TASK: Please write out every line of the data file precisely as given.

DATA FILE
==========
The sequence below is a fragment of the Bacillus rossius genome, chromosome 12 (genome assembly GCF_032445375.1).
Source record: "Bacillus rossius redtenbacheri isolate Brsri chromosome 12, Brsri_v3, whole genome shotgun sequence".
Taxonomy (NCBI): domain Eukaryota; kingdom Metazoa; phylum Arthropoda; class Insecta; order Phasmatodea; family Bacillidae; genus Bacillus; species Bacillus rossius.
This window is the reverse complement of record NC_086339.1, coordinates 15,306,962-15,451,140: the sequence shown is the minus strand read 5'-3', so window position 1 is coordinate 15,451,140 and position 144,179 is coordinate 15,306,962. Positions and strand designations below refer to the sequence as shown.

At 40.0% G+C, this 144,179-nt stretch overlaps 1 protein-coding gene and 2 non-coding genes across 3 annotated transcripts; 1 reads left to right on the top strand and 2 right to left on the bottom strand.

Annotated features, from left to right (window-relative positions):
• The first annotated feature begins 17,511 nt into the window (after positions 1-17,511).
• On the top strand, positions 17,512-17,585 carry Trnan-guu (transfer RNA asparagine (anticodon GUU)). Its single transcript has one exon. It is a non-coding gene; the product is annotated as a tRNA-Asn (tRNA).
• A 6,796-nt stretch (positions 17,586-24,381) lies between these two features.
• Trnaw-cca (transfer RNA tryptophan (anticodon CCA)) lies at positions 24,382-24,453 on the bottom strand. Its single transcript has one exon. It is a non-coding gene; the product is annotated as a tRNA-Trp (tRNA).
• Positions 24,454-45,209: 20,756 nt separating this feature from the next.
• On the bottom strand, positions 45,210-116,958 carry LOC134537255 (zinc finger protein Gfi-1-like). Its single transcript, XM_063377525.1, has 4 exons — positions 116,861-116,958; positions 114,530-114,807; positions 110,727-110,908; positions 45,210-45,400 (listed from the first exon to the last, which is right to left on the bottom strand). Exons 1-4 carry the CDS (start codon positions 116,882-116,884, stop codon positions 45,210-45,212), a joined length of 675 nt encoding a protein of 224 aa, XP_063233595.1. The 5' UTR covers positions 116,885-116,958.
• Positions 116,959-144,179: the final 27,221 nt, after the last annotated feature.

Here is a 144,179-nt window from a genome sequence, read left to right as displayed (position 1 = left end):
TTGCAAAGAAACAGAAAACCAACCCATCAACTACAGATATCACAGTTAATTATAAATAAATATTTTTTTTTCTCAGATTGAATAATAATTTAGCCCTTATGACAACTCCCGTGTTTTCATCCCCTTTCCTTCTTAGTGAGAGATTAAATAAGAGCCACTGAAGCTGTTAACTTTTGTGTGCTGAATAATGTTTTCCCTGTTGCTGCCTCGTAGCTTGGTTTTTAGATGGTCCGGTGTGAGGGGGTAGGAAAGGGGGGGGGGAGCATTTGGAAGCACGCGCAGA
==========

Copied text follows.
The sequence below is a fragment of the Bacillus rossius genome, chromosome 12 (genome assembly GCF_032445375.1).
Source record: "Bacillus rossius redtenbacheri isolate Brsri chromosome 12, Brsri_v3, whole genome shotgun sequence".
Taxonomy (NCBI): domain Eukaryota; kingdom Metazoa; phylum Arthropoda; class Insecta; order Phasmatodea; family Bacillidae; genus Bacillus; species Bacillus rossius.
This window is the reverse complement of record NC_086339.1, coordinates 15,306,962-15,451,140: the sequence shown is the minus strand read 5'-3', so window position 1 is coordinate 15,451,140 and position 144,179 is coordinate 15,306,962. Positions and strand designations below refer to the sequence as shown.

At 40.0% G+C, this 144,179-nt stretch overlaps 1 protein-coding gene and 2 non-coding genes across 3 annotated transcripts; 1 reads left to right on the top strand and 2 right to left on the bottom strand.

Annotated features, from left to right (window-relative positions):
• The first annotated feature begins 17,511 nt into the window (after positions 1-17,511).
• On the top strand, positions 17,512-17,585 carry Trnan-guu (transfer RNA asparagine (anticodon GUU)). Its single transcript has one exon. It is a non-coding gene; the product is annotated as a tRNA-Asn (tRNA).
• A 6,796-nt stretch (positions 17,586-24,381) lies between these two features.
• Trnaw-cca (transfer RNA tryptophan (anticodon CCA)) lies at positions 24,382-24,453 on the bottom strand. Its single transcript has one exon. It is a non-coding gene; the product is annotated as a tRNA-Trp (tRNA).
• Positions 24,454-45,209: 20,756 nt separating this feature from the next.
• On the bottom strand, positions 45,210-116,958 carry LOC134537255 (zinc finger protein Gfi-1-like). Its single transcript, XM_063377525.1, has 4 exons — positions 116,861-116,958; positions 114,530-114,807; positions 110,727-110,908; positions 45,210-45,400 (listed from the first exon to the last, which is right to left on the bottom strand). Exons 1-4 carry the CDS (start codon positions 116,882-116,884, stop codon positions 45,210-45,212), a joined length of 675 nt encoding a protein of 224 aa, XP_063233595.1. The 5' UTR covers positions 116,885-116,958.
• Positions 116,959-144,179: the final 27,221 nt, after the last annotated feature.

Here is a 144,179-nt window from a genome sequence, read left to right as displayed (position 1 = left end):
TTGCAAAGAAACAGAAAACCAACCCATCAACTACAGATATCACAGTTAATTATAAATAAATATTTTTTTTTCTCAGATTGAATAATAATTTAGCCCTTATGACAACTCCCGTGTTTTCATCCCCTTTCCTTCTTAGTGAGAGATTAAATAAGAGCCACTGAAGCTGTTAACTTTTGTGTGCTGAATAATGTTTTCCCTGTTGCTGCCTCGTAGCTTGGTTTTTAGATGGTCCGGTGTGAGGGGGTAGGAAAGGGGGGGGGGAGCATTTGGAAGCACGCGCAGA